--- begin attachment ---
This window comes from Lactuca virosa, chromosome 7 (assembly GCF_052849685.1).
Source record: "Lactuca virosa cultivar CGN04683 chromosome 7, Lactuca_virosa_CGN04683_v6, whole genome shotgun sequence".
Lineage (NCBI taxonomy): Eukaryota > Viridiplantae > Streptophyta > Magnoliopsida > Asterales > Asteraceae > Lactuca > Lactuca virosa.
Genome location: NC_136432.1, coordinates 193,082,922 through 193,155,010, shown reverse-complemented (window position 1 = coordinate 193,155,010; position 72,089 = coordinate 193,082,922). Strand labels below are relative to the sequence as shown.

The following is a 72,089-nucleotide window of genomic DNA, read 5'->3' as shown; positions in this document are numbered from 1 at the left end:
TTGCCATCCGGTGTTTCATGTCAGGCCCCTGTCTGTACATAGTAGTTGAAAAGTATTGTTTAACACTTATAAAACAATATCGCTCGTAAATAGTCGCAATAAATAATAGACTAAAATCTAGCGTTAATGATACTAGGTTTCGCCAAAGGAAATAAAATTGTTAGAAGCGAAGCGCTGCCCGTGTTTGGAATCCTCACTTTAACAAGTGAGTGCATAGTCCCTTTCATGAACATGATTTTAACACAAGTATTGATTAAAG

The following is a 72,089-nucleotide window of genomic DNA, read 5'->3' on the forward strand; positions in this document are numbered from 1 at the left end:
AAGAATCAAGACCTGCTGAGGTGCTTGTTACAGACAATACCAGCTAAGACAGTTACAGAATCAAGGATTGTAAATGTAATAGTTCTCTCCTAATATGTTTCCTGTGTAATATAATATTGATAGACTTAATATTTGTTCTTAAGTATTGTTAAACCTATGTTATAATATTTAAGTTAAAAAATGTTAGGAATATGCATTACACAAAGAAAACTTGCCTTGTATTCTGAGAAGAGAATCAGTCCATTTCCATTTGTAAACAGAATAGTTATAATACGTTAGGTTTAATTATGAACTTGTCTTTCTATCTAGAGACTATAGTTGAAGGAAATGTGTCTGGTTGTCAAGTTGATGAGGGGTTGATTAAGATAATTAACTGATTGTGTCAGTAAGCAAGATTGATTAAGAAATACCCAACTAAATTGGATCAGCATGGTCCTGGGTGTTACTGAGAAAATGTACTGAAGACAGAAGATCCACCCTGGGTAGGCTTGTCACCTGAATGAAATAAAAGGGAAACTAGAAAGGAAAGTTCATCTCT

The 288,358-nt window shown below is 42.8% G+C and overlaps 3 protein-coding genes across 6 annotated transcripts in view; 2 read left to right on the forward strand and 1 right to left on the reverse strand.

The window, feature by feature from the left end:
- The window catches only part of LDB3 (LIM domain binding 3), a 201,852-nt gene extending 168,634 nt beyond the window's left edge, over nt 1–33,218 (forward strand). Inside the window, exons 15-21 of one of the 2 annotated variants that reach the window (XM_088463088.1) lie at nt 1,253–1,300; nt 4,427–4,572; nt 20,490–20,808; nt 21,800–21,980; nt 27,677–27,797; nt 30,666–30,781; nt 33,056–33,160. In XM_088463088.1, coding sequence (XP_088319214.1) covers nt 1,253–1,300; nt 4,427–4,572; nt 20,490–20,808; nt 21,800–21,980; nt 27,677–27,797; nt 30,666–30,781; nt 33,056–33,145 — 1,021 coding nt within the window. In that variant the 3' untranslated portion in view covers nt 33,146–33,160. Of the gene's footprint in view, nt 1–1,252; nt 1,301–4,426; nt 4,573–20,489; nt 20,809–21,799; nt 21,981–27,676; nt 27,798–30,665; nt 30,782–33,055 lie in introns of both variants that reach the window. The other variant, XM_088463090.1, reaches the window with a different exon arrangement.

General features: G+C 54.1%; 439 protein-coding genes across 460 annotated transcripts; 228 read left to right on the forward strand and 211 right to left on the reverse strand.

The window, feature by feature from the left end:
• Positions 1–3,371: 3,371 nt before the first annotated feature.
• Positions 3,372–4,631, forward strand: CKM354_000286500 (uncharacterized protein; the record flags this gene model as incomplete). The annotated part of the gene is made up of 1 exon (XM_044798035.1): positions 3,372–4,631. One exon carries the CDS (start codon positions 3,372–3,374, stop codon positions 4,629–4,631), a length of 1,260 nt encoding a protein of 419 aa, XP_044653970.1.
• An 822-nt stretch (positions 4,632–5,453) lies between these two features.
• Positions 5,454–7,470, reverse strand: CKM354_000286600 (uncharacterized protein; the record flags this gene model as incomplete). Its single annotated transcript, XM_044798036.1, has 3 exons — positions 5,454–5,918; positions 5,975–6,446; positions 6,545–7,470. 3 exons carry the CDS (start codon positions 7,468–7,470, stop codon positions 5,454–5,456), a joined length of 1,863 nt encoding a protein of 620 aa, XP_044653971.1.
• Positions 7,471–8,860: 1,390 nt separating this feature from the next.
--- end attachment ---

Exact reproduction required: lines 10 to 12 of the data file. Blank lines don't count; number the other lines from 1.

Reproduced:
The window, feature by feature from the left end:
- The window catches only part of LDB3 (LIM domain binding 3), a 201,852-nt gene extending 168,634 nt beyond the window's left edge, over nt 1–33,218 (forward strand). Inside the window, exons 15-21 of one of the 2 annotated variants that reach the window (XM_088463088.1) lie at nt 1,253–1,300; nt 4,427–4,572; nt 20,490–20,808; nt 21,800–21,980; nt 27,677–27,797; nt 30,666–30,781; nt 33,056–33,160. In XM_088463088.1, coding sequence (XP_088319214.1) covers nt 1,253–1,300; nt 4,427–4,572; nt 20,490–20,808; nt 21,800–21,980; nt 27,677–27,797; nt 30,666–30,781; nt 33,056–33,145 — 1,021 coding nt within the window. In that variant the 3' untranslated portion in view covers nt 33,146–33,160. Of the gene's footprint in view, nt 1–1,252; nt 1,301–4,426; nt 4,573–20,489; nt 20,809–21,799; nt 21,981–27,676; nt 27,798–30,665; nt 30,782–33,055 lie in introns of both variants that reach the window. The other variant, XM_088463090.1, reaches the window with a different exon arrangement.

General features: G+C 54.1%; 439 protein-coding genes across 460 annotated transcripts; 228 read left to right on the forward strand and 211 right to left on the reverse strand.